Friday, June 26, 2009

Selamat tinggal desa Ema








































































































Leimena.  

I came to Indonesia to not only see where it is that this part of my family came from, but to try to learn more about the history of the name Leimena.  Two hours in the small mountainside village of Ema, accessible only by foot, provided me with all the information I could ask for.

I do not speak Indonesian and therefore something is bound to be lost in translation but here is the story as I understand it.  

Five generations ago the world was left with one Leimena male.  He then had three boys that all Leimenas today can be traced back to. Each boy went a different route in life leading to these three Leimena classifications:  


The Kapitan (Army Captain) - This is our branch.  The Kapitan has become a local hero, along with the later mentioned Dr. Johannes.

The Tukung (Worker) - We didn't really hear much about them, we were only shown their houses.

The Ima (Religious) - They have lived in the same house for hundreds of years, a house adorned with at least 20 depictions of Jesus, etc.  I stood in the spot that Dr. Johannes was born.


From there I learned that my great  grandfather was the school teacher in Ema and was the first Leimena to leave the village to continue his education abroad.  This paved the way for not only my Grandfather, but also his cousins (one of whom, Dr. Johannes, went on to become the equivilent of the indonesian Vice President).  Despite their pilgrimages abroad these men always returned to Ema to put what they had gained back into the village.  I stood where these men were born and walked the streets that they walked hundreds of years ago.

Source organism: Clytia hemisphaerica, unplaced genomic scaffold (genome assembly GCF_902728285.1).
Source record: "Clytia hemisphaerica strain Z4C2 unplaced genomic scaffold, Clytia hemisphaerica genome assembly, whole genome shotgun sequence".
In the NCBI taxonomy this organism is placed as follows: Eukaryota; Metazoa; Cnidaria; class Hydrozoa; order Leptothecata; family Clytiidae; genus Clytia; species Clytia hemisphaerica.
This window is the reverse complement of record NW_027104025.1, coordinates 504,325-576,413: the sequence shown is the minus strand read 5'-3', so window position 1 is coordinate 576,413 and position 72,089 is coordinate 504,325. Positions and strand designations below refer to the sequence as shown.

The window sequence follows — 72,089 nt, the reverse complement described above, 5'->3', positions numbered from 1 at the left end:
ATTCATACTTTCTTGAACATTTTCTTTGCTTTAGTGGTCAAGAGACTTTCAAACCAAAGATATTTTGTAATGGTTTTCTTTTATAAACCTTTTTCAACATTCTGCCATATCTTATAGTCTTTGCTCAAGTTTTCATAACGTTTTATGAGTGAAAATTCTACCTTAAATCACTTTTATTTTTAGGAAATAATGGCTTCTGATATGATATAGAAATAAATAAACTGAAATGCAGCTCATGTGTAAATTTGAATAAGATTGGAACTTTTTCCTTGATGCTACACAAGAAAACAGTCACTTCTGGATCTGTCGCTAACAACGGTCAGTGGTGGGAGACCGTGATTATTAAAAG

I am attracted to their self sustaining way of life.  We sampled their Mayung Sopi, an alcohol that they make from a fruit that looks to be the tropical equivalent of a grape, and tastes similar to Sake.  They treated us to what seemed like everything they had.  They gladly shared the family history and we genuinely excited to meet a Leimena that they never knew existed.  As devout Christians I think that they liked my name (I didn't tell them that it really hadn't been given with religious context in mind).  

With the exception of the two images of children everyone in this post is a Leimena.  Some even from the Kapitan branch of the family.

From top to bottom:

1.  Peter and a statue of The Kapitan
2.  Ema children
3 & 4.  Two "Oma" Leimenas carrying the groceries up the "road" to Ema
5.  Ema children hiding, scared to come out and face the giant ghost.
6.  Clothes drying outside of an Ema house
7.  A Leimena family from the Kapitan branch.  These were the ones who told us of our history
8.  Josi Leimena, our "tour guide" and my "cousin" with his mother
9.  Josi's "Oma" Leimena

2 comments:

James said...

That only means one thing Chris- youz gots to make beaucoup babies to carry on da legacy. Looks like you're having a blast. The pictures are awesome.

honeybeeeee said...

beaucoup?? hmm.. I'm not sure how I feel about that.
come back now!